It was in this turmoil that Fr. Art lived and served the people of Monte Plata. He spoke out in his homilies against the oppression. Military and police would be listening to his sermons. Just imagine if there were police standing at the chapel doors at Mass, noting everything that was said and writing down your names. The people were living with that sort of tension.

During those months, 37 young people from his parish were jailed. Fr. Art denounced the arrests publicly, visited the youth in jail, and—along with their parents—pleaded for their release. They were eventually released, although some were rearrested. It was his prophetic witness that marked Fr. Art as a target. Like Jesus, he took the side of the poor and the oppressed, and spoke out against injustice.

On the evening of June 22, 1965, Fr. Art MacKinnon received a call to attend a sick person. Despite the dangerous times, he went. Like Jesus, he was ever attentive to those who suffered. He was later found dead, along with two police, presumably his killers, also dead. What was going through Fr. Art’s mind and heart as he drove through the tropical heat that night? Did he feel that death was near, that God was calling him?

In the 1st reading from Revelation, we hear of the great ordeal: “These are they who have come out of the great ordeal; they have washed their robes and made them white in the blood of the Lamb.” The great ordeal for Jesus was the agony in the garden, and his passion and crucifixion, and then his resurrection to new life. The great ordeal for early Christians was facing death by the Roman Empire for following Jesus. The great ordeal for Fr. Art was to stand with the people of the Dominican Republic in their situation of military oppression. He gave his life because he loved the people, because he loved God, because God is love. “Blessed are you when people revile you and persecute you…on my account. Rejoice and be glad, for your reward is great in heaven.”

Blessed Oscar Romero and Sr. Dorothy Stang

There are many martyrs throughout the world. Blessed Oscar Romero was assassinated in 1980 for taking the side of the poor against powerful forces in El Salvador. He was beatified this year. In 2005, American Sr. Dorothy Stang was murdered in Brazil because of her stand with the people and the creation of an ecological reserve in the Amazon jungle. Prophets like Sr. Dorothy anticipate Pope Francis’ encyclical Laudato Si, which speaks of the need to defend our common home, the Earth. We have only to listen to the news or go on the Internet to hear of the many violent social storms happening across our world, particularly in Syria.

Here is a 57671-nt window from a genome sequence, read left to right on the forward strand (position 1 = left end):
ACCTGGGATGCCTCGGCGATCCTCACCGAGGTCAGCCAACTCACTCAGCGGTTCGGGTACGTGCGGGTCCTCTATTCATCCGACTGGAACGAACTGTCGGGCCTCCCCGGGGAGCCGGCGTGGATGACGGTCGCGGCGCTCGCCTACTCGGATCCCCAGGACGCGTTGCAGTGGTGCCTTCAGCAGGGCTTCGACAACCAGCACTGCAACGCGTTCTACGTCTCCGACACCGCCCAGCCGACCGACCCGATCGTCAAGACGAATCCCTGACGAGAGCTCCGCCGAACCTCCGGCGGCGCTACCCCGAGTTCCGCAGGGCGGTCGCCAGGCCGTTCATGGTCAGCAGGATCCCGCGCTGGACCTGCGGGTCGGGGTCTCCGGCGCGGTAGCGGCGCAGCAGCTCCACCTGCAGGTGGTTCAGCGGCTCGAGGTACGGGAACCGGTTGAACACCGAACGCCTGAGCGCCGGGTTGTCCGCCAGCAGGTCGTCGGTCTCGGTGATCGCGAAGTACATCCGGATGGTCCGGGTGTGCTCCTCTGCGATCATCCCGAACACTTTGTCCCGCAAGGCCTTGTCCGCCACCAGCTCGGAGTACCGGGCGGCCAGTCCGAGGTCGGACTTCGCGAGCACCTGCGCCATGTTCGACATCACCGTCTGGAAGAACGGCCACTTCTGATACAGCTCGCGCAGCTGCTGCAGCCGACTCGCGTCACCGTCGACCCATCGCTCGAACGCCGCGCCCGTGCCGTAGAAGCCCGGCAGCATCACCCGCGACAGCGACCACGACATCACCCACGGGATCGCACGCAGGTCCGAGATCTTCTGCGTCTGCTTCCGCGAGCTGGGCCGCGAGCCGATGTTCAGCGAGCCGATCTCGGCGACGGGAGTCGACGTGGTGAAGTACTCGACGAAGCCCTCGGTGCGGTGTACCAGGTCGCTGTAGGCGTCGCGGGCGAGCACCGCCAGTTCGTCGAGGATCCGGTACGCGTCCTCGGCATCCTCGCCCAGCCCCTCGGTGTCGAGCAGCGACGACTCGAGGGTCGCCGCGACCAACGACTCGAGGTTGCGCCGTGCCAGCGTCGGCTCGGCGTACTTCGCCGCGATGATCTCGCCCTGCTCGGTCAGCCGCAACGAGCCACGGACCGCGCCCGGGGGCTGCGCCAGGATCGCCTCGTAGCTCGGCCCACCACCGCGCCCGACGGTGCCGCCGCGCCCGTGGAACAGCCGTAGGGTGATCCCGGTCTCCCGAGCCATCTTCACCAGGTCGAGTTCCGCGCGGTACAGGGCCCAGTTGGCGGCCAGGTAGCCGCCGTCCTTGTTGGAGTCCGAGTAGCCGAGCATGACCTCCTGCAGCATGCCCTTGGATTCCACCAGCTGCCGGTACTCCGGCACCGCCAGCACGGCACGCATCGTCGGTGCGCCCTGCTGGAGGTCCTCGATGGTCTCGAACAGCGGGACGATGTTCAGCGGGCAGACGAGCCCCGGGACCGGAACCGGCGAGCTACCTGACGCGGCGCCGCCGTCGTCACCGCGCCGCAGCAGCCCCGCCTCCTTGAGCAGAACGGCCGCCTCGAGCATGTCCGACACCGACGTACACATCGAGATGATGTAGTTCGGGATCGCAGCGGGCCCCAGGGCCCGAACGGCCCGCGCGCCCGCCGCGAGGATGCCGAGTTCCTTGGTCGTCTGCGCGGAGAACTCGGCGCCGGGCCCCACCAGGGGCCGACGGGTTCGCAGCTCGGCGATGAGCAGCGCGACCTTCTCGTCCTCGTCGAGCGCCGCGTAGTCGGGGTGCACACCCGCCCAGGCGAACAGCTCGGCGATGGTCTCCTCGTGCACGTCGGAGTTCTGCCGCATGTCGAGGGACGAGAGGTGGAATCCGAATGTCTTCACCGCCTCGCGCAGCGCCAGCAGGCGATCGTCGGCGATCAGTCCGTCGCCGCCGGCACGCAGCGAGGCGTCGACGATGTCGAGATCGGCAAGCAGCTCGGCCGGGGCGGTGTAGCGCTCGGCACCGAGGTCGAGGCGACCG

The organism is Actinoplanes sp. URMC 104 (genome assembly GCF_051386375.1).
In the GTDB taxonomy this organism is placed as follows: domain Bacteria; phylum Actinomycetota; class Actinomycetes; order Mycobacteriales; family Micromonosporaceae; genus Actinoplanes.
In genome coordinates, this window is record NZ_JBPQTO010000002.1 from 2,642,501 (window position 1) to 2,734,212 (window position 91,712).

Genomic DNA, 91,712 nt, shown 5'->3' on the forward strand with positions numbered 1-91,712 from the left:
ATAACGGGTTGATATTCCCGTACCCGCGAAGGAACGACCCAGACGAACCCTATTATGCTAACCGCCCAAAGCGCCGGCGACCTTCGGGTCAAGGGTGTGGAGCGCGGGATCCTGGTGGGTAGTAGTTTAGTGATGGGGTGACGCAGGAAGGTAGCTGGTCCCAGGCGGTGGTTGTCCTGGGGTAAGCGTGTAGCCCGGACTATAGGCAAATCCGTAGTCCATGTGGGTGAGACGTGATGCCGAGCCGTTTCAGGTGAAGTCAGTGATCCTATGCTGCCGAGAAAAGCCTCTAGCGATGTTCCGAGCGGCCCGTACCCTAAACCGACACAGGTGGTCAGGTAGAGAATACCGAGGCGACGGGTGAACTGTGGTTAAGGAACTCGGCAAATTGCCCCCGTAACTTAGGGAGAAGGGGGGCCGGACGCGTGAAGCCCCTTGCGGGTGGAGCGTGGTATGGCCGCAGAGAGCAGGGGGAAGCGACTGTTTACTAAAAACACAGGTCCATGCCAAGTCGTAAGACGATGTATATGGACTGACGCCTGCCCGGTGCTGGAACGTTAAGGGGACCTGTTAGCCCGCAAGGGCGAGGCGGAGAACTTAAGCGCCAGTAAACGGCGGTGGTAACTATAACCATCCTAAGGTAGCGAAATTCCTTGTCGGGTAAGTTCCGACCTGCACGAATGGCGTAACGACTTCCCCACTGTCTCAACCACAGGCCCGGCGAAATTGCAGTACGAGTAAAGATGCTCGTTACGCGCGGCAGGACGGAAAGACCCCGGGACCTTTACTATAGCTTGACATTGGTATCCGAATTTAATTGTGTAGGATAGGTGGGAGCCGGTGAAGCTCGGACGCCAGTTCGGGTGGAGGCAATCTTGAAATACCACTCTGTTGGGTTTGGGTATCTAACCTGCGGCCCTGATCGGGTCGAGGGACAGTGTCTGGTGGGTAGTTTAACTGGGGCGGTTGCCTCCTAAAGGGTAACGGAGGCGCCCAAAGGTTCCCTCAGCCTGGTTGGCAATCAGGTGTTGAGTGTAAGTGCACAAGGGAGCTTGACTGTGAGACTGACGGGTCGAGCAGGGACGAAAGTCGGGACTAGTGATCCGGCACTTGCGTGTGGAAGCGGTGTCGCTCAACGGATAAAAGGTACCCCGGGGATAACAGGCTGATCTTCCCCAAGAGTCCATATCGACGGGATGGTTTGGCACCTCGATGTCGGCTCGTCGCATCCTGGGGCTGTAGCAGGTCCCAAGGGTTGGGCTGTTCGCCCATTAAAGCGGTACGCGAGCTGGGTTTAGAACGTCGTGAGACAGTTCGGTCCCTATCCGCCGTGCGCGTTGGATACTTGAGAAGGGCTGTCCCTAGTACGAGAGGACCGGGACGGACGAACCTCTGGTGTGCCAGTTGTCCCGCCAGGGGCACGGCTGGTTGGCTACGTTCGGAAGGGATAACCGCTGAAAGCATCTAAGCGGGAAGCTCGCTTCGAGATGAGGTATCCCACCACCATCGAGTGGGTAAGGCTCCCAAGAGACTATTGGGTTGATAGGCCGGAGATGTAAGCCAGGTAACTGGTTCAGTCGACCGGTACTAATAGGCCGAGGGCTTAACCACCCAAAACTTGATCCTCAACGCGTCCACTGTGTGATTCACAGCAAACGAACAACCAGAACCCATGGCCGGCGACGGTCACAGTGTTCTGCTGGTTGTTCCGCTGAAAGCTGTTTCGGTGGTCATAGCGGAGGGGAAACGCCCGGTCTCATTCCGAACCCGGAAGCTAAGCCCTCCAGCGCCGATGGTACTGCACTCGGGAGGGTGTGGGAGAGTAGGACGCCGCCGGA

Recently, Scarboro Missions has been undergoing a “great ordeal.” Many of you know from our communications that our numbers have diminished, that we have decided to sell our central house and participate in a housing project for seniors from other religious communities, that we are discerning what ministries we can continue as our legacy. We are living through the Paschal Mystery of death and resurrection. We thank all of you, our friends and benefactors, for your prayers and support. We ask you to remember us as we discern our future and as we prepare for the 100th anniversary of our founding in 2018.

What is your great ordeal? How is God asking each of us to live heroic virtue, to follow Jesus faithfully and intensely? We may not be called to the dramatic privilege of martyrdom like Fr. Art. “Martyr” means “witness” and most are called to witness Jesus in our daily lives, in small ways, with patience and gentleness, like St. Therese did. And like Fr. Jim did.

In our Creed, we proclaim that “we believe in the communion of saints.” We believe that we are united with all who have gone before us, like Fr. Jim McGuire, Fr. Art MacKinnon, and Fr. Clair Yaeck who died on this day in 1996. We believe that we too can become saints by choosing to follow Jesus.

Often a particular Beatitude touches our hearts and gives us courage on life’s journey. What Beatitude speaks most to you? Pope Francis has called for a Year of Mercy, starting next month on December 8, 2015, and ending on November 20, 2016. “Blessed are the merciful, for they will receive mercy.” Pope Francis is inviting us to live this Beatitude, to receive and feel God’s mercy in our own lives, and to be merciful and understanding of our sisters and brothers, both near and far. By God’s grace and mercy, we too may be worthy of entering the communion of saints.